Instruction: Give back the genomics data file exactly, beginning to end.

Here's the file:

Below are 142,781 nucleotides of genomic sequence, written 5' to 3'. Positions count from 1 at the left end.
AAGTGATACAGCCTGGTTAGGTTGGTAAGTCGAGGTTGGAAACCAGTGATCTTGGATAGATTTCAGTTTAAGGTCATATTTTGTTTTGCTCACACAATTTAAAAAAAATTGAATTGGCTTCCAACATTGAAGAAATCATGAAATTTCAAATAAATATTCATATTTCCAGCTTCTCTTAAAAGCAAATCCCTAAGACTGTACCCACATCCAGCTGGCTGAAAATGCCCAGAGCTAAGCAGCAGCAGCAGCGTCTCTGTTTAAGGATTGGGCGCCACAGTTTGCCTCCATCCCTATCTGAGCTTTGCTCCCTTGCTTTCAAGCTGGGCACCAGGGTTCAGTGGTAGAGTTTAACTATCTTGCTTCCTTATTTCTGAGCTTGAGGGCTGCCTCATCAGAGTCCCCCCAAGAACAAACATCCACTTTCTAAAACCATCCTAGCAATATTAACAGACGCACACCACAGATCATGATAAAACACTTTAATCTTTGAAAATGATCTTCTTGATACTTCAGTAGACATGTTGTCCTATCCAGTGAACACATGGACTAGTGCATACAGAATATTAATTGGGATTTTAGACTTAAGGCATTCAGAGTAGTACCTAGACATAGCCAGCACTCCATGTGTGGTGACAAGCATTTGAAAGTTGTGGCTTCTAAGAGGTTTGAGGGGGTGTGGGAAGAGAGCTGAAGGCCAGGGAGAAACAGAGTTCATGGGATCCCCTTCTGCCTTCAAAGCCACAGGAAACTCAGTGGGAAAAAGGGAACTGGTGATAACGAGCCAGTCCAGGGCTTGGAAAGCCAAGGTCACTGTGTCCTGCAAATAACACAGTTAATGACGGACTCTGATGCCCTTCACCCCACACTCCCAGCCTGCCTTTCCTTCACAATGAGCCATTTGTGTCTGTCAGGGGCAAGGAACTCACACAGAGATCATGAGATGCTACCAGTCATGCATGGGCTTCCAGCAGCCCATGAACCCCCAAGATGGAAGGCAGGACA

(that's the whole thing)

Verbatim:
Below are 142,781 nucleotides of genomic sequence, written 5' to 3'. Positions count from 1 at the left end.
AAGTGATACAGCCTGGTTAGGTTGGTAAGTCGAGGTTGGAAACCAGTGATCTTGGATAGATTTCAGTTTAAGGTCATATTTTGTTTTGCTCACACAATTTAAAAAAAATTGAATTGGCTTCCAACATTGAAGAAATCATGAAATTTCAAATAAATATTCATATTTCCAGCTTCTCTTAAAAGCAAATCCCTAAGACTGTACCCACATCCAGCTGGCTGAAAATGCCCAGAGCTAAGCAGCAGCAGCAGCGTCTCTGTTTAAGGATTGGGCGCCACAGTTTGCCTCCATCCCTATCTGAGCTTTGCTCCCTTGCTTTCAAGCTGGGCACCAGGGTTCAGTGGTAGAGTTTAACTATCTTGCTTCCTTATTTCTGAGCTTGAGGGCTGCCTCATCAGAGTCCCCCCAAGAACAAACATCCACTTTCTAAAACCATCCTAGCAATATTAACAGACGCACACCACAGATCATGATAAAACACTTTAATCTTTGAAAATGATCTTCTTGATACTTCAGTAGACATGTTGTCCTATCCAGTGAACACATGGACTAGTGCATACAGAATATTAATTGGGATTTTAGACTTAAGGCATTCAGAGTAGTACCTAGACATAGCCAGCACTCCATGTGTGGTGACAAGCATTTGAAAGTTGTGGCTTCTAAGAGGTTTGAGGGGGTGTGGGAAGAGAGCTGAAGGCCAGGGAGAAACAGAGTTCATGGGATCCCCTTCTGCCTTCAAAGCCACAGGAAACTCAGTGGGAAAAAGGGAACTGGTGATAACGAGCCAGTCCAGGGCTTGGAAAGCCAAGGTCACTGTGTCCTGCAAATAACACAGTTAATGACGGACTCTGATGCCCTTCACCCCACACTCCCAGCCTGCCTTTCCTTCACAATGAGCCATTTGTGTCTGTCAGGGGCAAGGAACTCACACAGAGATCATGAGATGCTACCAGTCATGCATGGGCTTCCAGCAGCCCATGAACCCCCAAGATGGAAGGCAGGACA